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Re: Proposed W3C priorities for education

From: DANET PIERRE <PDANET@hachette-livre.fr>
Date: Fri, 20 Feb 2015 12:55:26 +0100
To: "crispin.weston@saltis.org" <crispin.weston@saltis.org>, "Michael Champion (MS OPEN TECH)" <michael.champion@microsoft.com>
CC: Sarah Horton <shorton@paciellogroup.com>, Jeff Jaffe <jeff@w3.org>, Marcos Caceres <marcos@marcosc.com>, "public-most-important-priorities@w3.org" <public-most-important-priorities@w3.org>
Message-ID: <D10CDEFD.6E4D7%pdanet@hachette-livre.fr>
No pbm , Crispin !


De : Crispin Weston <crispin.weston@saltis.org<mailto:crispin.weston@saltis.org>>
Répondre à : "crispin.weston@saltis.org<mailto:crispin.weston@saltis.org>" <crispin.weston@saltis.org<mailto:crispin.weston@saltis.org>>
Date : vendredi 20 février 2015 11:11
À : "Michael Champion (MS OPEN TECH)" <michael.champion@microsoft.com<mailto:michael.champion@microsoft.com>>, PIERRE DANET PIERRE DANET <pdanet@hachette-livre.fr<mailto:pdanet@hachette-livre.fr>>
Cc : Sarah Horton <shorton@paciellogroup.com<mailto:shorton@paciellogroup.com>>, Jeff Jaffe <jeff@w3.org<mailto:jeff@w3.org>>, Marcos Caceres <marcos@marcosc.com<mailto:marcos@marcosc.com>>, "public-most-important-priorities@w3.org<mailto:public-most-important-priorities@w3.org>" <public-most-important-priorities@w3.org<mailto:public-most-important-priorities@w3.org>>
Objet : RE: Proposed W3C priorities for education

Hello Michael, thanks for the useful comments & questions - my responses are inline below.

Pierre - my apologies: I did not mean to insult publishers in general - there are some very innovative ones around! I think the problem is that people innovate in different (and often commercially sensitive ways) and so consensual discussions generally get reduced to a restatement of the current orthodoxy.

On 19 February 2015, Michael Champion (MS OPEN TECH) <michael.champion@microsoft.com<mailto:michael.champion@microsoft.com>> wrote:

> we also face a chicken-and-egg situation in which innovation is impossible without the interoperability standards required to define the basic infrastructure-content relationships

“Standards” essentially mean technologies that you can assume will work for a customer or partner, so you can build solutions without having to build and deliver an entire stack.  That means that standards generally evolve bottom up rather than being created top down.  So it’s not clear to me how standards that would support disruptive innovation in the education sector could emerge except by selection and adaptation of what already exists. How do you suggest W3C could create the pre-requisite standards in this area?  And how would those standards get implemented in widely available software?

I am not sure that "bottom up" always means continuity. Sometimes there is a significant degree of discontinuity and disruption that bubbles up from small-scale innovators - though these things are relative and I suspect that people immersed in radical change often tend to underestimate the degree of continuity too. Steady evolution is good for me: it's sclerosis (which noncompetitive markets and top-down bureaucracies tend to produce) which I oppose and which education suffers from.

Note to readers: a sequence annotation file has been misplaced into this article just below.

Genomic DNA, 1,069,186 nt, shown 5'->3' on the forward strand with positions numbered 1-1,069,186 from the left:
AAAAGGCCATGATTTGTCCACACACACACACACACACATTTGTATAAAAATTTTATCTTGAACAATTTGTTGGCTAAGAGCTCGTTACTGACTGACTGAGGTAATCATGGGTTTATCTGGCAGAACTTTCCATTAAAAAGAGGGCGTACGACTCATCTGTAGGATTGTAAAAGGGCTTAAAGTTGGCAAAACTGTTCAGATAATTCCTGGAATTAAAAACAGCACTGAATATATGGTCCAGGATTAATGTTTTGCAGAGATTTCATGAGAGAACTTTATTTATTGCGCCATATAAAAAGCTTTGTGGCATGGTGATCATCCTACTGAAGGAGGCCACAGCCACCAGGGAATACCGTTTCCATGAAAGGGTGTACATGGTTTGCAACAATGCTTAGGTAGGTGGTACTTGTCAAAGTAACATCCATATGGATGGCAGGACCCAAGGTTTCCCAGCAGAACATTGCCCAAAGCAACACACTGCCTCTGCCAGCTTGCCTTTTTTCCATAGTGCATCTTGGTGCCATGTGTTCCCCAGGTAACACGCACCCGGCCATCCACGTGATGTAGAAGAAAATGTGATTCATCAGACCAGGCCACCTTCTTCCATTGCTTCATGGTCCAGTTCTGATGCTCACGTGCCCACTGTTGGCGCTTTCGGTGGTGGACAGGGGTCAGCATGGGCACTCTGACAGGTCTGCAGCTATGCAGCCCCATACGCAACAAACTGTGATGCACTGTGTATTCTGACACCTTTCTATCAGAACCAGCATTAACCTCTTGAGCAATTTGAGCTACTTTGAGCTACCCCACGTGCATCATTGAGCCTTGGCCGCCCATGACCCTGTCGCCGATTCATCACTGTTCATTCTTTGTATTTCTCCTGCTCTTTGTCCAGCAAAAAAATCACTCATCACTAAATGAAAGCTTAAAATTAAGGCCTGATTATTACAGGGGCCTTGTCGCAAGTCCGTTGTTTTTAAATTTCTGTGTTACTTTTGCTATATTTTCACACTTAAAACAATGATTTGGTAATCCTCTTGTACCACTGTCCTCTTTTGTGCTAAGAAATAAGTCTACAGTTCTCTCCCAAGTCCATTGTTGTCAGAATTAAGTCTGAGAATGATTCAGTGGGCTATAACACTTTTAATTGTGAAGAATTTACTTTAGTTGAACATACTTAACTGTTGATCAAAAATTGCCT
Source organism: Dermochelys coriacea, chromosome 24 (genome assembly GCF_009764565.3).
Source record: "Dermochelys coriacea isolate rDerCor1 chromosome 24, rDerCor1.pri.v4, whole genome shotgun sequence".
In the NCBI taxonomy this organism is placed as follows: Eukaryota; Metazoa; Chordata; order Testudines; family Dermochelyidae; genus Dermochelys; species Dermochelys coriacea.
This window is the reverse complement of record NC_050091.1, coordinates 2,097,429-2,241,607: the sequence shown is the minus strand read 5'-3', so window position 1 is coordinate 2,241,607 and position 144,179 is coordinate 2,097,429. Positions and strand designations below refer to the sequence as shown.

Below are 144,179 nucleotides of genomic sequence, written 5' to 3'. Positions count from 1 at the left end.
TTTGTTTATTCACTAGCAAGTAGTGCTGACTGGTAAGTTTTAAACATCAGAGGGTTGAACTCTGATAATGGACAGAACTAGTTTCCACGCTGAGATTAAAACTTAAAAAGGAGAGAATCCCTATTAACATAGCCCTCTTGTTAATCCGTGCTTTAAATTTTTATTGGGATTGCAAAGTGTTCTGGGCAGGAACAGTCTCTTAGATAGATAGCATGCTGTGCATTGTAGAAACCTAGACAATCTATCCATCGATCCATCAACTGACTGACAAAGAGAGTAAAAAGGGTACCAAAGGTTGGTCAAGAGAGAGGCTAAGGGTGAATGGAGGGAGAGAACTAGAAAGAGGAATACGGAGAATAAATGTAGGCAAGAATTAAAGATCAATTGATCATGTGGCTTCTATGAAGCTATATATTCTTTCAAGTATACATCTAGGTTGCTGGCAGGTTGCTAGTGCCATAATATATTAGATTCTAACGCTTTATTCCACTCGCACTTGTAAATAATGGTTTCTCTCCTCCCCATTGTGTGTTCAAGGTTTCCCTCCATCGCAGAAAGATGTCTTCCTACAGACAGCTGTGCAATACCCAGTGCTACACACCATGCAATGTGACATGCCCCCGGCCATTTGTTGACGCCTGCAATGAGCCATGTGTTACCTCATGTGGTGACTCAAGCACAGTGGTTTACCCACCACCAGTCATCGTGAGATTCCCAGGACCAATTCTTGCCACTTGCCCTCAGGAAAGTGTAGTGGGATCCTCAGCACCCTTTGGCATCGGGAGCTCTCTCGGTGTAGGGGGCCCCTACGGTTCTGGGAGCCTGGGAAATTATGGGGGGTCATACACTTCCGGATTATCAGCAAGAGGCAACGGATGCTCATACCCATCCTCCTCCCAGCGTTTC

I like your idea of pre-requisite standards. It is a good description of the sort of schema languages that I am talking about. I would in fact cut the cake into four slices: (functional + pre-requisite) x (specifications + standards). The second division often gets muddled, I think. Standards development needs, almost by definition, to be a consensual exercise but specifications development doesn't - in fact, the smaller and more self-aligned the group the better. I will return to this in my answer on Community Groups. Somewhere between specifications and standards lies implementation, for which you generally need influential stakeholders. In exceptional cases, implementation can be led out of a garage or spare room - but this is probably much harder to do in public sector market. So the creation of specifications is not just about getting together a small group of like-thinking experts - you also need the stakeholders around the table who are going to implement the outputs.

In the case of "functional" standards, these stakeholders will need to be identified depending on the sector you are dealing with. In the case of the pre-requisite standards, the key stakeholder is W3C itself - and other organisations like it. Also, in respect of public sector markets like education, I would include governments, who should be strongly discouraged from doing too much of the heavy lifting themselves, but have an interest in enabling innovation in the market. In some circumstances, it might include people like you: Microsoft, Intel, Apple, Google etc. In relation to the market for ed-tech, you guys want to sell infrastructure and have an interest in encouraging a dynamic market for software designed for the market vertical and which uses your infrastructure, without wanting to compete in that vertical directly.

If it is to be worth spending time on creating these new description languages, we have to be able to map out a scenario in which they are going to be used. The scenarios need to be supported by the sort of stakeholders I describe above.

> More flexible schema languages will allow people to declare, share, reference and map declarations as their commercial interest suggests,

> in a way that will allow new semantic meanings to emerge out of market interactions, where new technology has a chance of disrupting the current community orthodoxy.

That’s an intriguing idea, and I understand that the keepers of the status quo in various existing industries might not be happy about a new technology making their investments and expertise less valuable.  But these new schema languages don’t yet exist, do they?  Isn’t the first order of business to get people together to invent them, and then worry about how to help them overcome barriers put up by the incumbents? Assuming there is a set of capable and motivated people out there to work on this challenge, I can’t think of a better solution than to work together in a W3C Community Group to build it.